Rogue roofer lands £3k bill for aggressive tactics
A rogue trader who used aggressive tactics to enforce an unlawful debt has landed a court bill of more than £3,000.
Paul Scrivens tried to use aggressive tactics on two occasions to claim the money.
Scrivens, of Brunel Court, Coseley, carried out work on a Dudley property between February and May 2018.
His relationship with the resident broke down when he was challenged about the quality of work he had undertaken. As a result, he walked off the job when the consumer refused to pay him any more money.
He then pushed a note through the customer’s door, and later sent them a letter, in which he demanded £910 and threatened to have a charge put on their house if they didn’t pay him.
When these scare tactics didn’t work, he instructed a debt collecting agency to collect the alleged debt.
As a result, the consumer was visited at their home address by an agent of the debt collecting firm who allegedly took photographs of the resident and their property and demanded payment of the debt within 24 hours.
This left them trembling and shaken by the incident.
Scrivens had not given the consumer their statutory cancellation rights when he was legally required to do so.
The prosecution against Scrivens, who traded as All Under one Roof, was brought on behalf of the council’s trading standards team.
He pleaded guilty at Dudley Magistrates Court on March 10 to engaging in an aggressive commercial practice on two occasions when he tried to enforce an unlawful debt. Scrivens also pleaded guilty to not giving the cancellation rights.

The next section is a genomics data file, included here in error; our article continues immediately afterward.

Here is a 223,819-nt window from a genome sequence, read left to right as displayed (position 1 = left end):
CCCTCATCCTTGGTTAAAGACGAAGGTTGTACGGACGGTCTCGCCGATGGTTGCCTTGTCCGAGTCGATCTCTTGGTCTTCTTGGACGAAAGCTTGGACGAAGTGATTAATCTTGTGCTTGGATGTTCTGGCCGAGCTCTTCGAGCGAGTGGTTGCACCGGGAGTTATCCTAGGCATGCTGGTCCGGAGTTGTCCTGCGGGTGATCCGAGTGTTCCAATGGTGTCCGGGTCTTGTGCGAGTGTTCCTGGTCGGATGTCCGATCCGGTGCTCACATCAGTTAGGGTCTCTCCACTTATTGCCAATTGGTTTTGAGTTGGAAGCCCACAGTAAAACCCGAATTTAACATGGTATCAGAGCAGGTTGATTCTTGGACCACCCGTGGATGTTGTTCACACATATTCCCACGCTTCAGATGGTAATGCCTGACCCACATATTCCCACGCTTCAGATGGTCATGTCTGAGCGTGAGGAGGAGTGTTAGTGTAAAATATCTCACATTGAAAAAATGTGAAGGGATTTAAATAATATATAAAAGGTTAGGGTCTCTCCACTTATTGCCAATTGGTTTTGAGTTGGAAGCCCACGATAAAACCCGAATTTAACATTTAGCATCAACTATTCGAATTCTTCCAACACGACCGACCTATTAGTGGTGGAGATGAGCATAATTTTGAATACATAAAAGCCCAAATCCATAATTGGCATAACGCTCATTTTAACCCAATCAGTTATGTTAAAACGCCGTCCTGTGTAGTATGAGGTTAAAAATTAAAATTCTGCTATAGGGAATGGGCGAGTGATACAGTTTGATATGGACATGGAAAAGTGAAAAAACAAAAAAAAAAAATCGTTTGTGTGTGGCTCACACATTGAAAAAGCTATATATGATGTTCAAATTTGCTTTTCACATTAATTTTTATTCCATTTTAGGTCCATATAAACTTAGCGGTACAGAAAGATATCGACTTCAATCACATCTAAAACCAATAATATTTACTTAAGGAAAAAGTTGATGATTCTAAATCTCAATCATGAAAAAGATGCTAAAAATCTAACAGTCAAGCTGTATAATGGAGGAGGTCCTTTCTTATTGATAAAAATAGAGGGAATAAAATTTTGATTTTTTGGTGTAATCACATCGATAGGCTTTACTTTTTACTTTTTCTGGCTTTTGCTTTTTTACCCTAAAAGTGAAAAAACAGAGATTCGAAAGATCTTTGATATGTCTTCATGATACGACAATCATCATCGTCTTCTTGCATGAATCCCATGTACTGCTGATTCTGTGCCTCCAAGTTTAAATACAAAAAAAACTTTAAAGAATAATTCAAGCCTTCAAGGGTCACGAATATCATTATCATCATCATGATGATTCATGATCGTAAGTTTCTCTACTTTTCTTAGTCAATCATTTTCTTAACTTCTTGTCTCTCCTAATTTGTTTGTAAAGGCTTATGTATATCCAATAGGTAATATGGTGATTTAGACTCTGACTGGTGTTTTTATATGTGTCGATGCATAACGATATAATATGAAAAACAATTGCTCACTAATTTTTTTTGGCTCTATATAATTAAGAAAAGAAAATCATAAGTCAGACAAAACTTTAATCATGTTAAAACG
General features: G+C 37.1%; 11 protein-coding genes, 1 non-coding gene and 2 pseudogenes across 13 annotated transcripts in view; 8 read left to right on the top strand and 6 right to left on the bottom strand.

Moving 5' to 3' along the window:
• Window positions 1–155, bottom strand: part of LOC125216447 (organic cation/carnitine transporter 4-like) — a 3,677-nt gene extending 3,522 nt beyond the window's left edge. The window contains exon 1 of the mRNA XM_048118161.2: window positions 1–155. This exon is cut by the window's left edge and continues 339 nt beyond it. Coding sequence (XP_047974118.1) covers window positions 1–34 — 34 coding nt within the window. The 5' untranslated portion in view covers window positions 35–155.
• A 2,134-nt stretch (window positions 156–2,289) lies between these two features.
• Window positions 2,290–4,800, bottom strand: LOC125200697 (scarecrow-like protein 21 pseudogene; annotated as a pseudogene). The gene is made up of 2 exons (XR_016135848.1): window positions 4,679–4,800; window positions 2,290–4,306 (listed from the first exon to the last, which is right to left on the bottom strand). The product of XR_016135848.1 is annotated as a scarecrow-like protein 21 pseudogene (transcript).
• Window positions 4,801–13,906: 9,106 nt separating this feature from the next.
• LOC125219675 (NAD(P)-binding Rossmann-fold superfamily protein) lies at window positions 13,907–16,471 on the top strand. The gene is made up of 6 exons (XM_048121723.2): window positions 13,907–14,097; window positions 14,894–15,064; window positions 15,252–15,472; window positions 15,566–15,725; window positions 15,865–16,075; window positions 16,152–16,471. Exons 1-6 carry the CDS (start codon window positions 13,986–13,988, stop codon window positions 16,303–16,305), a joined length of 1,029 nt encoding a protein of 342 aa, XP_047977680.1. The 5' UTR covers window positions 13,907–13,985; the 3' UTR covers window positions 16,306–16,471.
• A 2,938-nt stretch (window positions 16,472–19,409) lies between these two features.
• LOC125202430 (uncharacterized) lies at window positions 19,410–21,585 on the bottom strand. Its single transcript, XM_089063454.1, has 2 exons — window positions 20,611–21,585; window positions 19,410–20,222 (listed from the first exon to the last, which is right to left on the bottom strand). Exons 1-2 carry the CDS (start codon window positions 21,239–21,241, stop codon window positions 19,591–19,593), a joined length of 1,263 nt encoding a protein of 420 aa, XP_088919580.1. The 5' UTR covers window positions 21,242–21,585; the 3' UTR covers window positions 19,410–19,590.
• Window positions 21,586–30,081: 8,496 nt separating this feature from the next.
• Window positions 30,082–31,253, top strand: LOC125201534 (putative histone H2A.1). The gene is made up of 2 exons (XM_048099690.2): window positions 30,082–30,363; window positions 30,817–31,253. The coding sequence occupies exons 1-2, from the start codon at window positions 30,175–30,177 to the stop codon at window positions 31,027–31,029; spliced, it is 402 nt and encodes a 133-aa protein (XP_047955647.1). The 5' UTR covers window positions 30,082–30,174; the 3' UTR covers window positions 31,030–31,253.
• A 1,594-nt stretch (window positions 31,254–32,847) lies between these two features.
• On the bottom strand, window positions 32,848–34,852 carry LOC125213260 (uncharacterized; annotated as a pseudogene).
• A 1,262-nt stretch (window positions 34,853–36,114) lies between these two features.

The District Judge fined Scrivens a total of £1,100 and ordered him to pay a victim surcharge of £50 and the prosecution’s costs of £2,440.
Councillor Nicolas Barlow, cabinet member responsible for trading standards, said:
This was a shocking case where someone was left extremely distressed at the actions of this trader who, when the customer expressed dissatisfaction about the standard of the work, took extremely aggressive actions. He had tried to collect a debt which didn’t exist as he had failed to give cancellation rights, meaning the customer was fully entitled to cancel the contract.
It is right that this case was brought to court on behalf of trading standards and we hope this will be a reminder to traders that they have a legal duty to provide cancellation rights and to deal with customer disputes in a reasonable and legal manner.
Dudley Trading Standards Fix a Home scheme offers a list of local approved traders who provide services of a high standard at a fair cost. Copies are available at www.dudley.gov.uk/media/15646/fix-a-home-directory-20-21-web.pdf